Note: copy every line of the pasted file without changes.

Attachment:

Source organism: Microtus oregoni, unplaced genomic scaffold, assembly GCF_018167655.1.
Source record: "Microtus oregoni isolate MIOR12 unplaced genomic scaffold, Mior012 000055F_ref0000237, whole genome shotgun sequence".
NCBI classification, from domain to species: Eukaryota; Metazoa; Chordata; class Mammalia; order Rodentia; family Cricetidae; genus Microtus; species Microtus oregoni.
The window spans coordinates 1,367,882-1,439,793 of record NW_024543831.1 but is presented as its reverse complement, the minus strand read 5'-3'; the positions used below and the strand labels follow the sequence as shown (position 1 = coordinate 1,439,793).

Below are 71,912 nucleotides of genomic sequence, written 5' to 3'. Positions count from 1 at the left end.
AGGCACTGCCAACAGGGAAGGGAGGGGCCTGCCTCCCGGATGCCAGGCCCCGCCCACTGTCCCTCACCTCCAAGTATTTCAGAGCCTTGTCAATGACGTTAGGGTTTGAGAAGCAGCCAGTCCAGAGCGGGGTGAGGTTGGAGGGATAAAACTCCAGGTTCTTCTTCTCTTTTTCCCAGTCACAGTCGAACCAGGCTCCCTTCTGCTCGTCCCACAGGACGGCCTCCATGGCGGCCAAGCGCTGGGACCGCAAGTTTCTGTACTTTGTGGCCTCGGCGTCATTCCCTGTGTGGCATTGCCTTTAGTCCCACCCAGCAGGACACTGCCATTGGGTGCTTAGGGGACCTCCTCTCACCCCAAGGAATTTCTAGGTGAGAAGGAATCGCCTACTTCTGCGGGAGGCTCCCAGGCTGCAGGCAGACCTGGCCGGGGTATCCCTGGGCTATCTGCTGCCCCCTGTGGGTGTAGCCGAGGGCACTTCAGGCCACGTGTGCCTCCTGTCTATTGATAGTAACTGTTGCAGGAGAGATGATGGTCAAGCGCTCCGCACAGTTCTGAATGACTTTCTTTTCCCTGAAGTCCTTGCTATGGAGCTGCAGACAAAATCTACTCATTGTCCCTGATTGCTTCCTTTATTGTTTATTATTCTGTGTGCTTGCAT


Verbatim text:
Source organism: Microtus oregoni, unplaced genomic scaffold, assembly GCF_018167655.1.
Source record: "Microtus oregoni isolate MIOR12 unplaced genomic scaffold, Mior012 000055F_ref0000237, whole genome shotgun sequence".
NCBI classification, from domain to species: Eukaryota; Metazoa; Chordata; class Mammalia; order Rodentia; family Cricetidae; genus Microtus; species Microtus oregoni.
The window spans coordinates 1,367,882-1,439,793 of record NW_024543831.1 but is presented as its reverse complement, the minus strand read 5'-3'; the positions used below and the strand labels follow the sequence as shown (position 1 = coordinate 1,439,793).

Below are 71,912 nucleotides of genomic sequence, written 5' to 3'. Positions count from 1 at the left end.
AGGCACTGCCAACAGGGAAGGGAGGGGCCTGCCTCCCGGATGCCAGGCCCCGCCCACTGTCCCTCACCTCCAAGTATTTCAGAGCCTTGTCAATGACGTTAGGGTTTGAGAAGCAGCCAGTCCAGAGCGGGGTGAGGTTGGAGGGATAAAACTCCAGGTTCTTCTTCTCTTTTTCCCAGTCACAGTCGAACCAGGCTCCCTTCTGCTCGTCCCACAGGACGGCCTCCATGGCGGCCAAGCGCTGGGACCGCAAGTTTCTGTACTTTGTGGCCTCGGCGTCATTCCCTGTGTGGCATTGCCTTTAGTCCCACCCAGCAGGACACTGCCATTGGGTGCTTAGGGGACCTCCTCTCACCCCAAGGAATTTCTAGGTGAGAAGGAATCGCCTACTTCTGCGGGAGGCTCCCAGGCTGCAGGCAGACCTGGCCGGGGTATCCCTGGGCTATCTGCTGCCCCCTGTGGGTGTAGCCGAGGGCACTTCAGGCCACGTGTGCCTCCTGTCTATTGATAGTAACTGTTGCAGGAGAGATGATGGTCAAGCGCTCCGCACAGTTCTGAATGACTTTCTTTTCCCTGAAGTCCTTGCTATGGAGCTGCAGACAAAATCTACTCATTGTCCCTGATTGCTTCCTTTATTGTTTATTATTCTGTGTGCTTGCAT